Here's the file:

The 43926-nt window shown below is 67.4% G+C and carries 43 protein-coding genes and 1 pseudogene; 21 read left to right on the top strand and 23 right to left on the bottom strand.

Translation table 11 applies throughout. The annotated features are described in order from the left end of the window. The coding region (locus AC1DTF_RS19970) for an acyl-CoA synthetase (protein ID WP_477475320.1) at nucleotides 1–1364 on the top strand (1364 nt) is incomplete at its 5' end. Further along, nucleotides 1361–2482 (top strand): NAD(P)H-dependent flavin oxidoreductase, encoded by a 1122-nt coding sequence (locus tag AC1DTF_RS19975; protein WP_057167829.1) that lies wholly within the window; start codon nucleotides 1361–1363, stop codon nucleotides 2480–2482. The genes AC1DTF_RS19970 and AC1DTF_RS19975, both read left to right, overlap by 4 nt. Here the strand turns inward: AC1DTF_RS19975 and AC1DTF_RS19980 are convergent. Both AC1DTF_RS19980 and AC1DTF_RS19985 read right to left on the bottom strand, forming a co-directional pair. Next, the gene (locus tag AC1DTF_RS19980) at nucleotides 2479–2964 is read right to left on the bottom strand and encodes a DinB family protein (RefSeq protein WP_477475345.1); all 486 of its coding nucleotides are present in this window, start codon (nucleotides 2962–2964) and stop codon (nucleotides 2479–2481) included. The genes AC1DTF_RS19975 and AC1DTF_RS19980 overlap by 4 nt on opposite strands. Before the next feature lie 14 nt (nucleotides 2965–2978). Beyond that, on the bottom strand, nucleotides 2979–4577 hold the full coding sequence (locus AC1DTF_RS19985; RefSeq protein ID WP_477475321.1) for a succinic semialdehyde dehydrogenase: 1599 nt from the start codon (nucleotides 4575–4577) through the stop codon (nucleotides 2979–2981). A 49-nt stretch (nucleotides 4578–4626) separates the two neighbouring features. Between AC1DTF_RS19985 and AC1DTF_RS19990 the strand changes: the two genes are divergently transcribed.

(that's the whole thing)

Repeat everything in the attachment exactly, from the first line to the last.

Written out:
The 43926-nt window shown below is 67.4% G+C and carries 43 protein-coding genes and 1 pseudogene; 21 read left to right on the top strand and 23 right to left on the bottom strand.

Translation table 11 applies throughout. The annotated features are described in order from the left end of the window. The coding region (locus AC1DTF_RS19970) for an acyl-CoA synthetase (protein ID WP_477475320.1) at nucleotides 1–1364 on the top strand (1364 nt) is incomplete at its 5' end. Further along, nucleotides 1361–2482 (top strand): NAD(P)H-dependent flavin oxidoreductase, encoded by a 1122-nt coding sequence (locus tag AC1DTF_RS19975; protein WP_057167829.1) that lies wholly within the window; start codon nucleotides 1361–1363, stop codon nucleotides 2480–2482. The genes AC1DTF_RS19970 and AC1DTF_RS19975, both read left to right, overlap by 4 nt. Here the strand turns inward: AC1DTF_RS19975 and AC1DTF_RS19980 are convergent. Both AC1DTF_RS19980 and AC1DTF_RS19985 read right to left on the bottom strand, forming a co-directional pair. Next, the gene (locus tag AC1DTF_RS19980) at nucleotides 2479–2964 is read right to left on the bottom strand and encodes a DinB family protein (RefSeq protein WP_477475345.1); all 486 of its coding nucleotides are present in this window, start codon (nucleotides 2962–2964) and stop codon (nucleotides 2479–2481) included. The genes AC1DTF_RS19975 and AC1DTF_RS19980 overlap by 4 nt on opposite strands. Before the next feature lie 14 nt (nucleotides 2965–2978). Beyond that, on the bottom strand, nucleotides 2979–4577 hold the full coding sequence (locus AC1DTF_RS19985; RefSeq protein ID WP_477475321.1) for a succinic semialdehyde dehydrogenase: 1599 nt from the start codon (nucleotides 4575–4577) through the stop codon (nucleotides 2979–2981). A 49-nt stretch (nucleotides 4578–4626) separates the two neighbouring features. Between AC1DTF_RS19985 and AC1DTF_RS19990 the strand changes: the two genes are divergently transcribed.